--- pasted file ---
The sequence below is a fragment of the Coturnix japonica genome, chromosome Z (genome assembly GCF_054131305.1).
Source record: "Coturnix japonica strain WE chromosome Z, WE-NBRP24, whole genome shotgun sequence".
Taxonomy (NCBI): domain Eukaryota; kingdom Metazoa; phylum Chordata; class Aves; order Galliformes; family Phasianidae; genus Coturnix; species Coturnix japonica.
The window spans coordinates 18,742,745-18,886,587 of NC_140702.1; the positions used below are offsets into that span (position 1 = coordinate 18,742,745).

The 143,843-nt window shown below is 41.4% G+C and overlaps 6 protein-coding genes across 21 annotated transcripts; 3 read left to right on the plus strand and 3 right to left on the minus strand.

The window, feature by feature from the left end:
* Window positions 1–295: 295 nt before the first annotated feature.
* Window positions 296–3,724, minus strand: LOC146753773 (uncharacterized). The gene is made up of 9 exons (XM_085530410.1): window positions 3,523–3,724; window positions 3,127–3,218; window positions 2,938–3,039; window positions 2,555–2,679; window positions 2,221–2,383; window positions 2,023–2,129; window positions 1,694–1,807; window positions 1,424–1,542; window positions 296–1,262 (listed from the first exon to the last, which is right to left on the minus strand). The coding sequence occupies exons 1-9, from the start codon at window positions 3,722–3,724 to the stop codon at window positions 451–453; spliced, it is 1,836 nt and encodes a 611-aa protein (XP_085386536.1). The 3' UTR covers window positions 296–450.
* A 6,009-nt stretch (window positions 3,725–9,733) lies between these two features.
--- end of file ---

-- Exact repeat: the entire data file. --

The sequence below is a fragment of the Coturnix japonica genome, chromosome Z (genome assembly GCF_054131305.1).
Source record: "Coturnix japonica strain WE chromosome Z, WE-NBRP24, whole genome shotgun sequence".
Taxonomy (NCBI): domain Eukaryota; kingdom Metazoa; phylum Chordata; class Aves; order Galliformes; family Phasianidae; genus Coturnix; species Coturnix japonica.
The window spans coordinates 18,742,745-18,886,587 of NC_140702.1; the positions used below are offsets into that span (position 1 = coordinate 18,742,745).

The 143,843-nt window shown below is 41.4% G+C and overlaps 6 protein-coding genes across 21 annotated transcripts; 3 read left to right on the plus strand and 3 right to left on the minus strand.

The window, feature by feature from the left end:
* Window positions 1–295: 295 nt before the first annotated feature.
* Window positions 296–3,724, minus strand: LOC146753773 (uncharacterized). The gene is made up of 9 exons (XM_085530410.1): window positions 3,523–3,724; window positions 3,127–3,218; window positions 2,938–3,039; window positions 2,555–2,679; window positions 2,221–2,383; window positions 2,023–2,129; window positions 1,694–1,807; window positions 1,424–1,542; window positions 296–1,262 (listed from the first exon to the last, which is right to left on the minus strand). The coding sequence occupies exons 1-9, from the start codon at window positions 3,722–3,724 to the stop codon at window positions 451–453; spliced, it is 1,836 nt and encodes a 611-aa protein (XP_085386536.1). The 3' UTR covers window positions 296–450.
* A 6,009-nt stretch (window positions 3,725–9,733) lies between these two features.